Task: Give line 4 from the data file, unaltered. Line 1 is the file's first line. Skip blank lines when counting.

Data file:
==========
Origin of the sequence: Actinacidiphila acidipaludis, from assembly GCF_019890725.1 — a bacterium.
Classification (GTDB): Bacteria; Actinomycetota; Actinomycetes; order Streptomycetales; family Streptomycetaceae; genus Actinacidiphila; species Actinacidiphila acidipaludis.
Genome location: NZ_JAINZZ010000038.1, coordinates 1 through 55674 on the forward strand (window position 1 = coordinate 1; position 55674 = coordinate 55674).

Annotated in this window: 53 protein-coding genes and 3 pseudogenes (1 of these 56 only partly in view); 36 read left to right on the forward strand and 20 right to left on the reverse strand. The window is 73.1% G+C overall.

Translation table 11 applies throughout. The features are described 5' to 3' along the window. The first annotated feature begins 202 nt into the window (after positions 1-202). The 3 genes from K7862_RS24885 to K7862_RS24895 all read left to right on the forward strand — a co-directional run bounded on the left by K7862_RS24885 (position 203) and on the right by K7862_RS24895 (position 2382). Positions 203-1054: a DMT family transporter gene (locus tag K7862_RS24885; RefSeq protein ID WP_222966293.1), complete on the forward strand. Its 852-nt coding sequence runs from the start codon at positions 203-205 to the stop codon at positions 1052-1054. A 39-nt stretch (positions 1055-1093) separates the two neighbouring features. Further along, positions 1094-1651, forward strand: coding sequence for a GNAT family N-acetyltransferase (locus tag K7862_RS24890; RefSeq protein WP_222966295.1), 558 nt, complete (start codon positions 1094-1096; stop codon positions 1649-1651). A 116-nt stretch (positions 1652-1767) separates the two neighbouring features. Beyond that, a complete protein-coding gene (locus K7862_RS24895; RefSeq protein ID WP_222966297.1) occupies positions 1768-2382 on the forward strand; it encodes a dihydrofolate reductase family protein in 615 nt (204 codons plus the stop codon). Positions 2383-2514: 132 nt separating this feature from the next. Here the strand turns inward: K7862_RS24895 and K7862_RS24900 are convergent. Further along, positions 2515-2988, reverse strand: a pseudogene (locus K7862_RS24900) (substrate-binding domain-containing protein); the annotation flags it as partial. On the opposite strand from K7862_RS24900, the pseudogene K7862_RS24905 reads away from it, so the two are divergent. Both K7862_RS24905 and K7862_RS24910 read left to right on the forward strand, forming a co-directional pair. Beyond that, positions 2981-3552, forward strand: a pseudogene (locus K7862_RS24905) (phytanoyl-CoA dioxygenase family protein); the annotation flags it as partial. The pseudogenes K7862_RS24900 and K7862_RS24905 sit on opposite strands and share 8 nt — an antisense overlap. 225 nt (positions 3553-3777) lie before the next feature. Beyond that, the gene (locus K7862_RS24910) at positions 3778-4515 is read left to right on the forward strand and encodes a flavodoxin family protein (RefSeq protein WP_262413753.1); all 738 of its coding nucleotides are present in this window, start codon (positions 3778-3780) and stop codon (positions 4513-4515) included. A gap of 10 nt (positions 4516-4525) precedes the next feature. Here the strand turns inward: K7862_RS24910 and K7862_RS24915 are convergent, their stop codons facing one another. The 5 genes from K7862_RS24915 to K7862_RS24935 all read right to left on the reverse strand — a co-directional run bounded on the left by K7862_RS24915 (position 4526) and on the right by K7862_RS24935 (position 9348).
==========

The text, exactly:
Annotated in this window: 53 protein-coding genes and 3 pseudogenes (1 of these 56 only partly in view); 36 read left to right on the forward strand and 20 right to left on the reverse strand. The window is 73.1% G+C overall.